Tareco Properties v. Morriss
NOT RECOMMENDED FOR FULL-TEXT PUBLICATION File Name: 06a0623n.06 Filed: August 23, 2006 Nos. 04-6334, 04-6335 UNITED STATES COURT OF APPEALS FOR THE SIXTH CIRCUIT
TARECO PROPERTIES, INC., Plaintiff-Appellee, v. KAREN MORRISS, Defendant-Appellant, (04-6334) AMY MORRISS LOWRY; ROBERT DAVID LOWRY, Defendants-Appellants. (04-6335)
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ON APPEAL FROM THE UNITED STATES DISTRICT COURT FOR THE MIDDLE DISTRICT OF TENNESSEE
Before: SUHRHEINRICH, GILMAN, and ROGERS, Circuit Judges.
ROGERS, Circuit Judge. Defendants Amy Morriss Lowry, David Lowry, and Karen Morriss appeal the district court's judgment, after a bench trial, in favor of Tareco Properties, Inc. on Tareco's claims of fraudulent conveyance and conspiracy under Tennessee law. The defendants received hundreds of thousands of dollars from Steve Morriss, a relative, while Morriss was subject to a large judgment. On appeal, the defendants argue that: (1) Amy Morriss Lowry should not be liable because the district court found that she lacked the intent to commit fraud; (2) the defendants should not be liable for the portion of the fraudulent conveyance that was transferred back into Steve Morriss's companies; (3) Karen Morriss's liability should be reduced by the amount she spent on
Nos. 04-6334/6335 Tareco Props. v. Morriss living expenses; (4) Karen Morriss's liability should be limited to the amount she actually spent; and (5) the equitable doctrines of estoppel and laches bar recovery because Tareco, through its representatives, knew of Steve Morriss's use of the Amy Morriss account as early as 1994. We affirm.
In 1993, the FDIC obtained a judgment in a federal district court against Steve Morriss and others for almost two million dollars. The FDIC never received any money from Morriss, and it ultimately assigned the judgment to Tareco.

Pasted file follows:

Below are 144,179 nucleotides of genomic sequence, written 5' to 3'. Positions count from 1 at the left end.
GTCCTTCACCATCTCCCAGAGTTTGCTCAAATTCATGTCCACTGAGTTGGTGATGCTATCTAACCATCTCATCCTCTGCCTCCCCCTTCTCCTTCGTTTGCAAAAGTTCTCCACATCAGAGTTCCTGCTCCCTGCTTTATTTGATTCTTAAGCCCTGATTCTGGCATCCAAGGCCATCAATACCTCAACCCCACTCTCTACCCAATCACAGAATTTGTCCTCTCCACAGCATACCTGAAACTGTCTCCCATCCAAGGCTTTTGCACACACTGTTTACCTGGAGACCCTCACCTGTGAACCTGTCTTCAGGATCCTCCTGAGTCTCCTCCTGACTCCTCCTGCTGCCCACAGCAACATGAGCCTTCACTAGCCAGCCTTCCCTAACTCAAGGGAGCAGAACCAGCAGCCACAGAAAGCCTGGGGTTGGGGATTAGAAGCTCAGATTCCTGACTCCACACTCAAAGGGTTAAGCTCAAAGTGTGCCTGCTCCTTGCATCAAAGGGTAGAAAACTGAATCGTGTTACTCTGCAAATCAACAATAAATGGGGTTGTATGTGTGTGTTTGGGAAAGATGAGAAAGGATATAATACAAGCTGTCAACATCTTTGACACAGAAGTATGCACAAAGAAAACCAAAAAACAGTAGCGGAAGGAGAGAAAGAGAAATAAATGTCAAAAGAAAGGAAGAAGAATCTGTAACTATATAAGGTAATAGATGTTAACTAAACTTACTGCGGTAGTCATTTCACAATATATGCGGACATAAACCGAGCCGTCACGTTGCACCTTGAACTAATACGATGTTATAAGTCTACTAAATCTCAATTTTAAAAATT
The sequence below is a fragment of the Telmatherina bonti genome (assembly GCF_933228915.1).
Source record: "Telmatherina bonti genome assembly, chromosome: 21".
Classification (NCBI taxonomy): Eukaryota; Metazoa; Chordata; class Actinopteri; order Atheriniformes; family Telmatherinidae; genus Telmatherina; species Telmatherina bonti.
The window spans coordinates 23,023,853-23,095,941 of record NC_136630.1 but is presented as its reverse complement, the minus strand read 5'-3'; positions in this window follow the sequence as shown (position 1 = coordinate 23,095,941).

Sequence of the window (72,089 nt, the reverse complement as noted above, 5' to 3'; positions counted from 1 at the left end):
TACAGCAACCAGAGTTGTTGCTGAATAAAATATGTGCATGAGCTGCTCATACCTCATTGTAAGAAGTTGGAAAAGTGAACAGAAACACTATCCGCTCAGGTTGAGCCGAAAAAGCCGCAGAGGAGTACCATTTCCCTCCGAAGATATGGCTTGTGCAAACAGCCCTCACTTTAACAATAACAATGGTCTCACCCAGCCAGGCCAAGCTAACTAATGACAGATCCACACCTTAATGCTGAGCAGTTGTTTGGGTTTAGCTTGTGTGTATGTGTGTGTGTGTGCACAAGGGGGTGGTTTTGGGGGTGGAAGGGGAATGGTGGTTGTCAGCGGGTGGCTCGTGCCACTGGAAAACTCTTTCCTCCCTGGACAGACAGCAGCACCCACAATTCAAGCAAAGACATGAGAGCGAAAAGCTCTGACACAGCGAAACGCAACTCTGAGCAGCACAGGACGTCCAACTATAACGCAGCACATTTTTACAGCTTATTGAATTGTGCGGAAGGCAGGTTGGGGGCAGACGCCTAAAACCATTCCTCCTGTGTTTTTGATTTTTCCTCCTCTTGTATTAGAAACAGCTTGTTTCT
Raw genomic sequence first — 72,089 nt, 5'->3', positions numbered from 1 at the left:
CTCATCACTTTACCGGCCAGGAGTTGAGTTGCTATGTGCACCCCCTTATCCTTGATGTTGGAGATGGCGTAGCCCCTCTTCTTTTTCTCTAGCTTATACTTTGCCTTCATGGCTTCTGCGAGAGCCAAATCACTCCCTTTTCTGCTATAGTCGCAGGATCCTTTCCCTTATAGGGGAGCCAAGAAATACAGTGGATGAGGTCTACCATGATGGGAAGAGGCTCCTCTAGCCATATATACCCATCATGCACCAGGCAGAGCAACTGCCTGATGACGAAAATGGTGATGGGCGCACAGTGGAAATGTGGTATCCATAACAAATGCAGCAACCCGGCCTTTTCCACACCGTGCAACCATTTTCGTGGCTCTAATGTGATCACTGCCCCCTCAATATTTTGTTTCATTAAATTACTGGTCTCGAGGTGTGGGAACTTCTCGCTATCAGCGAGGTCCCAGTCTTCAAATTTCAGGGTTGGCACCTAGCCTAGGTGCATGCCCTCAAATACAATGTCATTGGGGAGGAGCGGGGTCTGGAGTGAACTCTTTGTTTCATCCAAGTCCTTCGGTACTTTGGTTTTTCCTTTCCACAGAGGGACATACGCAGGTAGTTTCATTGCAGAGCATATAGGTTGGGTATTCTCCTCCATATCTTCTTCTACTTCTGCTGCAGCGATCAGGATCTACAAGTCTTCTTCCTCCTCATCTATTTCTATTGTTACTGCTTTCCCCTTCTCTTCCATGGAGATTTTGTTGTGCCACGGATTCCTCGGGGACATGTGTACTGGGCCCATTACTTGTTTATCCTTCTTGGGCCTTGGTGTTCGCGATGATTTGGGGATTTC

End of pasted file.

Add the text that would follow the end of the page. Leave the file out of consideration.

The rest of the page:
Around the same time, Steve Morriss set up a bank account in the name of his daughter, Amy Morriss Lowry. Steve Morriss generally used the account as if it were his own--for example, by depositing checks and later obtaining funds for his business activities--but he did not retain the authority to sign checks. Instead, the signatories on the account were Amy Morriss Lowry; David Lowry, Amy Morriss Lowry's husband; and Karen Morriss, Steve Morriss's wife.
According to the district court in this case, Morriss deposited a total of $816,285.97 into the Amy Morriss account since May 5, 1996. Much of the money appears to have been spent by the defendants. Karen Morriss spent approximately $111,237.83 on personal, credit card, and
entertainment expenses. Amy Morriss Lowry, while having "no clue" why her father was depositing checks into her account, also appears to have used the money. In addition, as Steve Morriss's
Nos. 04-6334/6335 Tareco Props. v. Morriss employee, David Lowry wrote checks for Steve Morris's business expenses. As much as $273,700 was transferred from the Amy Morriss Account to entities owned by Steve Morriss.
In September 1999, Tareco purchased the FDIC judgment. Tareco had been incorporated earlier in the year, and it learned of the judgment through Steve Morriss's former business partners. One such partner, Robert Geringer, had used the Amy Morriss account as early as 1994. Geringer received a check for $6,310 drawn from the account. His law firm also made several deposits into the account through wire transfers. Although Geringer was Tareco's representative at trial in the present proceeding, Geringer was not an officer or director of Tareco, never owned stock in Tareco, and did not have any otherwise formal relationship with Tareco.